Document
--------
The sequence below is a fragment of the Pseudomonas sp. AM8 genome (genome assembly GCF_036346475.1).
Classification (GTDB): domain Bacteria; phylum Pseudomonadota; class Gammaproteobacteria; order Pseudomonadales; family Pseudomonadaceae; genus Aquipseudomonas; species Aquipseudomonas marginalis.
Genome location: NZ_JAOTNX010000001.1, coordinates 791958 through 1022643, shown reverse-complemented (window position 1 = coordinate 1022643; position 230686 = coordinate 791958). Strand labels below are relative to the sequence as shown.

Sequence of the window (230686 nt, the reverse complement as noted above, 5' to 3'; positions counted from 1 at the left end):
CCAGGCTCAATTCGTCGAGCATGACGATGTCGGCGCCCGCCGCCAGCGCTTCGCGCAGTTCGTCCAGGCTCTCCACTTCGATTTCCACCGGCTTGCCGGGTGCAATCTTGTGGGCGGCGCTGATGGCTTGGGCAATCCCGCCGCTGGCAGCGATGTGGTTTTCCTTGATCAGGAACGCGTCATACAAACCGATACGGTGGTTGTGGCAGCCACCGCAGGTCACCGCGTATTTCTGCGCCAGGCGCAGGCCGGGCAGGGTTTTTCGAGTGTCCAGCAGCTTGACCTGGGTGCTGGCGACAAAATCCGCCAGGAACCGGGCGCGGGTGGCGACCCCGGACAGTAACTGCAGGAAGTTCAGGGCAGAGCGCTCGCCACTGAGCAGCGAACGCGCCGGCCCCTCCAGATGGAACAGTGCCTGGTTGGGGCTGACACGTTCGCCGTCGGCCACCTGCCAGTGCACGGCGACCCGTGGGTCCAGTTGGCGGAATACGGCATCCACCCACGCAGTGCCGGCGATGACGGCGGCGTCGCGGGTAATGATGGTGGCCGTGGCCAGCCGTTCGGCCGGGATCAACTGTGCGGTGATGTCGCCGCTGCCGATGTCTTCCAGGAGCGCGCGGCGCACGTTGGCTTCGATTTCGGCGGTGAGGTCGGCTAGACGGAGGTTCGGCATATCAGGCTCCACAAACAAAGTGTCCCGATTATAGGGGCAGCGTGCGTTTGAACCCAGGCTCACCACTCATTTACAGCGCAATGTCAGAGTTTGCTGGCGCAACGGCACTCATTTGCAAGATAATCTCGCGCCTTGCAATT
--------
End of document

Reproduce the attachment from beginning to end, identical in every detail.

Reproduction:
The sequence below is a fragment of the Pseudomonas sp. AM8 genome (genome assembly GCF_036346475.1).
Classification (GTDB): domain Bacteria; phylum Pseudomonadota; class Gammaproteobacteria; order Pseudomonadales; family Pseudomonadaceae; genus Aquipseudomonas; species Aquipseudomonas marginalis.
Genome location: NZ_JAOTNX010000001.1, coordinates 791958 through 1022643, shown reverse-complemented (window position 1 = coordinate 1022643; position 230686 = coordinate 791958). Strand labels below are relative to the sequence as shown.

Sequence of the window (230686 nt, the reverse complement as noted above, 5' to 3'; positions counted from 1 at the left end):
CCAGGCTCAATTCGTCGAGCATGACGATGTCGGCGCCCGCCGCCAGCGCTTCGCGCAGTTCGTCCAGGCTCTCCACTTCGATTTCCACCGGCTTGCCGGGTGCAATCTTGTGGGCGGCGCTGATGGCTTGGGCAATCCCGCCGCTGGCAGCGATGTGGTTTTCCTTGATCAGGAACGCGTCATACAAACCGATACGGTGGTTGTGGCAGCCACCGCAGGTCACCGCGTATTTCTGCGCCAGGCGCAGGCCGGGCAGGGTTTTTCGAGTGTCCAGCAGCTTGACCTGGGTGCTGGCGACAAAATCCGCCAGGAACCGGGCGCGGGTGGCGACCCCGGACAGTAACTGCAGGAAGTTCAGGGCAGAGCGCTCGCCACTGAGCAGCGAACGCGCCGGCCCCTCCAGATGGAACAGTGCCTGGTTGGGGCTGACACGTTCGCCGTCGGCCACCTGCCAGTGCACGGCGACCCGTGGGTCCAGTTGGCGGAATACGGCATCCACCCACGCAGTGCCGGCGATGACGGCGGCGTCGCGGGTAATGATGGTGGCCGTGGCCAGCCGTTCGGCCGGGATCAACTGTGCGGTGATGTCGCCGCTGCCGATGTCTTCCAGGAGCGCGCGGCGCACGTTGGCTTCGATTTCGGCGGTGAGGTCGGCTAGACGGAGGTTCGGCATATCAGGCTCCACAAACAAAGTGTCCCGATTATAGGGGCAGCGTGCGTTTGAACCCAGGCTCACCACTCATTTACAGCGCAATGTCAGAGTTTGCTGGCGCAACGGCACTCATTTGCAAGATAATCTCGCGCCTTGCAATT